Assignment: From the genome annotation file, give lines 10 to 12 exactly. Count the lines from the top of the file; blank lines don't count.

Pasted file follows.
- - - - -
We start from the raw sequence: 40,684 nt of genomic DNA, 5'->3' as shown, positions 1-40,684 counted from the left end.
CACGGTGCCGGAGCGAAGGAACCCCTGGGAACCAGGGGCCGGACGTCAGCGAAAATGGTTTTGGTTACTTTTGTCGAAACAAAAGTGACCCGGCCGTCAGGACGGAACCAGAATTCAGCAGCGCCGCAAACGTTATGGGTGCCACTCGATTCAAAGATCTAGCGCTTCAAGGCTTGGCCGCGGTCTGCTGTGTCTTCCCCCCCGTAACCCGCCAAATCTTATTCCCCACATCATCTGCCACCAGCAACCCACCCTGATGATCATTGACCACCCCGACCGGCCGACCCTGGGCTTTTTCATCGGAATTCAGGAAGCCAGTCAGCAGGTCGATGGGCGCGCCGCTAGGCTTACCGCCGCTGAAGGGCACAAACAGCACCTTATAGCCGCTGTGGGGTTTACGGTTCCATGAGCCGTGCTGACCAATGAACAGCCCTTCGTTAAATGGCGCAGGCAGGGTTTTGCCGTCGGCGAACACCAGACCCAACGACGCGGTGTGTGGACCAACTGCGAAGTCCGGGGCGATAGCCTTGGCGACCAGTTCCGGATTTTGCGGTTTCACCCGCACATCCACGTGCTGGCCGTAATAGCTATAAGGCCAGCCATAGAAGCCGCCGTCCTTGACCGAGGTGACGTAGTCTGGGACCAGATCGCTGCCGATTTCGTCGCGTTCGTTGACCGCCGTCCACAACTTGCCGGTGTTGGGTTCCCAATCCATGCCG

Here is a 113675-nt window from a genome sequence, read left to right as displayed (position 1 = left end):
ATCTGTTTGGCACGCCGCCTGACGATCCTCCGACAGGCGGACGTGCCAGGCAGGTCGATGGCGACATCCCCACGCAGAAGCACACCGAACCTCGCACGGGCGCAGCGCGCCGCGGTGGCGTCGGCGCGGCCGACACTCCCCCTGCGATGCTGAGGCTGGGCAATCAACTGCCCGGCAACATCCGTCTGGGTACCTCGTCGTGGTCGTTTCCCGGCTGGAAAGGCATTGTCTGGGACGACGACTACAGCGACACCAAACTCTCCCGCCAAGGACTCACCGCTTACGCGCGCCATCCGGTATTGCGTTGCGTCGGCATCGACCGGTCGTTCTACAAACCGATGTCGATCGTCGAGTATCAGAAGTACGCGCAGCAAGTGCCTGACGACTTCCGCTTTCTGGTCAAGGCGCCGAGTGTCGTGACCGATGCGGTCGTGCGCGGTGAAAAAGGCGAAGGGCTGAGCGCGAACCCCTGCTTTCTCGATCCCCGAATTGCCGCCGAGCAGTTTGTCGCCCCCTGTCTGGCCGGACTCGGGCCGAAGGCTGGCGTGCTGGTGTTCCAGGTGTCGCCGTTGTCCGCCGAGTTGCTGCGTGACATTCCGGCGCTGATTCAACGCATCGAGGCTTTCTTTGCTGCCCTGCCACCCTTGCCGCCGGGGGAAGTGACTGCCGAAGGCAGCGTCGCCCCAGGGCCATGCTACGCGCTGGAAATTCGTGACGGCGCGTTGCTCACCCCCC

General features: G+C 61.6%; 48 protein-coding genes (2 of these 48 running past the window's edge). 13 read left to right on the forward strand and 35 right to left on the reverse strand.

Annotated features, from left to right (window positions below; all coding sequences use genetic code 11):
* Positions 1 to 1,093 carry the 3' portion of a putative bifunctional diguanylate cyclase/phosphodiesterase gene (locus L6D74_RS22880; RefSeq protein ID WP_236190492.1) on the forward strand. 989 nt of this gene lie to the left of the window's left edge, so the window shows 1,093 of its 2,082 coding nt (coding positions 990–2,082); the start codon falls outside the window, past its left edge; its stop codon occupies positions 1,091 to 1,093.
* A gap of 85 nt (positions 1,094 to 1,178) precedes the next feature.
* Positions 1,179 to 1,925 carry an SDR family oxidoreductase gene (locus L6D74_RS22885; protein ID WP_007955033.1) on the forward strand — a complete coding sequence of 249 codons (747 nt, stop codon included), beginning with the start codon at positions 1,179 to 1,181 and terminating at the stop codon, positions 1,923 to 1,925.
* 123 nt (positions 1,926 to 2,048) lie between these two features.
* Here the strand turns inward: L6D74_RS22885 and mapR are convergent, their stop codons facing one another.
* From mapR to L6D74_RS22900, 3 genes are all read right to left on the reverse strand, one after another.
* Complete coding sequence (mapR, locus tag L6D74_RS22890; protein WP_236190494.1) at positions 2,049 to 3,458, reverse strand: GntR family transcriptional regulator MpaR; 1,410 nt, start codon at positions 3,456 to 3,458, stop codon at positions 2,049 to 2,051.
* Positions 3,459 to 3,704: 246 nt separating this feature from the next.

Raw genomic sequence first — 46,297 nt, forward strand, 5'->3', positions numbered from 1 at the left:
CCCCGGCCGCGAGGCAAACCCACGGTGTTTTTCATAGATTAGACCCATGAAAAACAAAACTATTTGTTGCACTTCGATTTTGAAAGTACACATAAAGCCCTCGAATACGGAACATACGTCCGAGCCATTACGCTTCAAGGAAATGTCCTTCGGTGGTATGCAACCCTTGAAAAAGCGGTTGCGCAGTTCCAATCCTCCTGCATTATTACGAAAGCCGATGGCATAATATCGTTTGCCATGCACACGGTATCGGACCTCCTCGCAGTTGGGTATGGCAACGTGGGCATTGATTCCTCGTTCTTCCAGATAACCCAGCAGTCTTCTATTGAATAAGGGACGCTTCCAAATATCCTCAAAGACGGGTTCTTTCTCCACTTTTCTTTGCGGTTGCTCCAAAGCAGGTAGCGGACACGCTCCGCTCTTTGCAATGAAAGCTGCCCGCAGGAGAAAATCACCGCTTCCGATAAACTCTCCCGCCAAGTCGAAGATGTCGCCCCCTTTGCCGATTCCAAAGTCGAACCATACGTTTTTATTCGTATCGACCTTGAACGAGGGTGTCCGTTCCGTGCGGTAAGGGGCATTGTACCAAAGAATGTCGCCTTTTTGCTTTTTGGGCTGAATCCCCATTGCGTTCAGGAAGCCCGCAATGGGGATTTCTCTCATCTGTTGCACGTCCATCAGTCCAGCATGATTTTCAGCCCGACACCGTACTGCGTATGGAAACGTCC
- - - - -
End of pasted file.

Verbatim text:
* 123 nt (positions 1,926 to 2,048) lie between these two features.
* Here the strand turns inward: L6D74_RS22885 and mapR are convergent, their stop codons facing one another.
* From mapR to L6D74_RS22900, 3 genes are all read right to left on the reverse strand, one after another.